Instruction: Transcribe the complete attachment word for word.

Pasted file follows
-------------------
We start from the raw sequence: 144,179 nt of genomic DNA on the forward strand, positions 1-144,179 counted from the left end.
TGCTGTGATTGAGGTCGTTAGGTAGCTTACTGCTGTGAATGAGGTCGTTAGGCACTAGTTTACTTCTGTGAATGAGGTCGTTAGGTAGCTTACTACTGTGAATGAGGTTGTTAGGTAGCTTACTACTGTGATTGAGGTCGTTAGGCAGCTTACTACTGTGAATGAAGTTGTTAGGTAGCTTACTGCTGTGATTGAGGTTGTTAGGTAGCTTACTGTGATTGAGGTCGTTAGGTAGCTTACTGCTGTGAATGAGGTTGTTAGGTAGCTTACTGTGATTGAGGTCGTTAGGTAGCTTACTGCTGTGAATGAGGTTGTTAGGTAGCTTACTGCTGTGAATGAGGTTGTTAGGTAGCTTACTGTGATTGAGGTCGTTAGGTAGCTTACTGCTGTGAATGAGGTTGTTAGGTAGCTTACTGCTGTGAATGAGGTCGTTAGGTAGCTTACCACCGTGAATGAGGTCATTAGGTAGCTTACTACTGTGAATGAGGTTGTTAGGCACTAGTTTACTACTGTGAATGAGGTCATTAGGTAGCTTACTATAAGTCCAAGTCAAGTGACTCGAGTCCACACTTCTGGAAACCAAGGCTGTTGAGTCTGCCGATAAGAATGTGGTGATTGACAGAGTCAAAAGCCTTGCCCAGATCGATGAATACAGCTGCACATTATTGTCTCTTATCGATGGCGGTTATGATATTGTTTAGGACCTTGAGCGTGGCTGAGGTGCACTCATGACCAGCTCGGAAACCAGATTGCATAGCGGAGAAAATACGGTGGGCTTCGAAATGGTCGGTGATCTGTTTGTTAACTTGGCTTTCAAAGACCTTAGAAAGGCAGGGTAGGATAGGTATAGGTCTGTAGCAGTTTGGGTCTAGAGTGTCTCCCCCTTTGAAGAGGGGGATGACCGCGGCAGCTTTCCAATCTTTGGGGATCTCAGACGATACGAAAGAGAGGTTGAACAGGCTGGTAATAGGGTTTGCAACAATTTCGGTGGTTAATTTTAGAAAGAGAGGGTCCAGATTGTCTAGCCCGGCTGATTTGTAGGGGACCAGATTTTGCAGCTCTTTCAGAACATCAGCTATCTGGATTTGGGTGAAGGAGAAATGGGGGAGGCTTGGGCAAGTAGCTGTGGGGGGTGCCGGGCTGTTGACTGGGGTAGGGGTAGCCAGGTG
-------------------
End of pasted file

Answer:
We start from the raw sequence: 144,179 nt of genomic DNA on the forward strand, positions 1-144,179 counted from the left end.
TGCTGTGATTGAGGTCGTTAGGTAGCTTACTGCTGTGAATGAGGTCGTTAGGCACTAGTTTACTTCTGTGAATGAGGTCGTTAGGTAGCTTACTACTGTGAATGAGGTTGTTAGGTAGCTTACTACTGTGATTGAGGTCGTTAGGCAGCTTACTACTGTGAATGAAGTTGTTAGGTAGCTTACTGCTGTGATTGAGGTTGTTAGGTAGCTTACTGTGATTGAGGTCGTTAGGTAGCTTACTGCTGTGAATGAGGTTGTTAGGTAGCTTACTGTGATTGAGGTCGTTAGGTAGCTTACTGCTGTGAATGAGGTTGTTAGGTAGCTTACTGCTGTGAATGAGGTTGTTAGGTAGCTTACTGTGATTGAGGTCGTTAGGTAGCTTACTGCTGTGAATGAGGTTGTTAGGTAGCTTACTGCTGTGAATGAGGTCGTTAGGTAGCTTACCACCGTGAATGAGGTCATTAGGTAGCTTACTACTGTGAATGAGGTTGTTAGGCACTAGTTTACTACTGTGAATGAGGTCATTAGGTAGCTTACTATAAGTCCAAGTCAAGTGACTCGAGTCCACACTTCTGGAAACCAAGGCTGTTGAGTCTGCCGATAAGAATGTGGTGATTGACAGAGTCAAAAGCCTTGCCCAGATCGATGAATACAGCTGCACATTATTGTCTCTTATCGATGGCGGTTATGATATTGTTTAGGACCTTGAGCGTGGCTGAGGTGCACTCATGACCAGCTCGGAAACCAGATTGCATAGCGGAGAAAATACGGTGGGCTTCGAAATGGTCGGTGATCTGTTTGTTAACTTGGCTTTCAAAGACCTTAGAAAGGCAGGGTAGGATAGGTATAGGTCTGTAGCAGTTTGGGTCTAGAGTGTCTCCCCCTTTGAAGAGGGGGATGACCGCGGCAGCTTTCCAATCTTTGGGGATCTCAGACGATACGAAAGAGAGGTTGAACAGGCTGGTAATAGGGTTTGCAACAATTTCGGTGGTTAATTTTAGAAAGAGAGGGTCCAGATTGTCTAGCCCGGCTGATTTGTAGGGGACCAGATTTTGCAGCTCTTTCAGAACATCAGCTATCTGGATTTGGGTGAAGGAGAAATGGGGGAGGCTTGGGCAAGTAGCTGTGGGGGGTGCCGGGCTGTTGACTGGGGTAGGGGTAGCCAGGTG